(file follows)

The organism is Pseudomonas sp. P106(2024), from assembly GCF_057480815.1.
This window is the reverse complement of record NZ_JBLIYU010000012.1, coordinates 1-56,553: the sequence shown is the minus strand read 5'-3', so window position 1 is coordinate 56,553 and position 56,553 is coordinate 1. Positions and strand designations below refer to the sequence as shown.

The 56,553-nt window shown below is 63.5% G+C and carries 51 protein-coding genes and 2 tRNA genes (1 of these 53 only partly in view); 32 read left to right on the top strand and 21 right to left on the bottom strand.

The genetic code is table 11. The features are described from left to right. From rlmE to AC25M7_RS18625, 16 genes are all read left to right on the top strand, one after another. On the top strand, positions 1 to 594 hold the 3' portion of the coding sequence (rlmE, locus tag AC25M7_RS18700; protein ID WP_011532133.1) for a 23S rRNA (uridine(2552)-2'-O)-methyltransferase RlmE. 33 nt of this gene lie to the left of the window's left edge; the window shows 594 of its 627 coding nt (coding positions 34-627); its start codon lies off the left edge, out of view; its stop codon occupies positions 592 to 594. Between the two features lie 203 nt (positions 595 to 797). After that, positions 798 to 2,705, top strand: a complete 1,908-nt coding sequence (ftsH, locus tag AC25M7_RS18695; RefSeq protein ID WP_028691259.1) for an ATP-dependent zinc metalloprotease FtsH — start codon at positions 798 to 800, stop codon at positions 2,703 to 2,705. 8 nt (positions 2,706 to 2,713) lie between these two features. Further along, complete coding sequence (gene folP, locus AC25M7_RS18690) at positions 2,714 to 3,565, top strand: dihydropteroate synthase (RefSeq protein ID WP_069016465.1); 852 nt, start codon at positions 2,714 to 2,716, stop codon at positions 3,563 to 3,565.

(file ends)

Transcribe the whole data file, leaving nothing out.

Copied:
The organism is Pseudomonas sp. P106(2024), from assembly GCF_057480815.1.
This window is the reverse complement of record NZ_JBLIYU010000012.1, coordinates 1-56,553: the sequence shown is the minus strand read 5'-3', so window position 1 is coordinate 56,553 and position 56,553 is coordinate 1. Positions and strand designations below refer to the sequence as shown.

The 56,553-nt window shown below is 63.5% G+C and carries 51 protein-coding genes and 2 tRNA genes (1 of these 53 only partly in view); 32 read left to right on the top strand and 21 right to left on the bottom strand.

The genetic code is table 11. The features are described from left to right. From rlmE to AC25M7_RS18625, 16 genes are all read left to right on the top strand, one after another. On the top strand, positions 1 to 594 hold the 3' portion of the coding sequence (rlmE, locus tag AC25M7_RS18700; protein ID WP_011532133.1) for a 23S rRNA (uridine(2552)-2'-O)-methyltransferase RlmE. 33 nt of this gene lie to the left of the window's left edge; the window shows 594 of its 627 coding nt (coding positions 34-627); its start codon lies off the left edge, out of view; its stop codon occupies positions 592 to 594. Between the two features lie 203 nt (positions 595 to 797). After that, positions 798 to 2,705, top strand: a complete 1,908-nt coding sequence (ftsH, locus tag AC25M7_RS18695; RefSeq protein ID WP_028691259.1) for an ATP-dependent zinc metalloprotease FtsH — start codon at positions 798 to 800, stop codon at positions 2,703 to 2,705. 8 nt (positions 2,706 to 2,713) lie between these two features. Further along, complete coding sequence (gene folP, locus AC25M7_RS18690) at positions 2,714 to 3,565, top strand: dihydropteroate synthase (RefSeq protein ID WP_069016465.1); 852 nt, start codon at positions 2,714 to 2,716, stop codon at positions 3,563 to 3,565.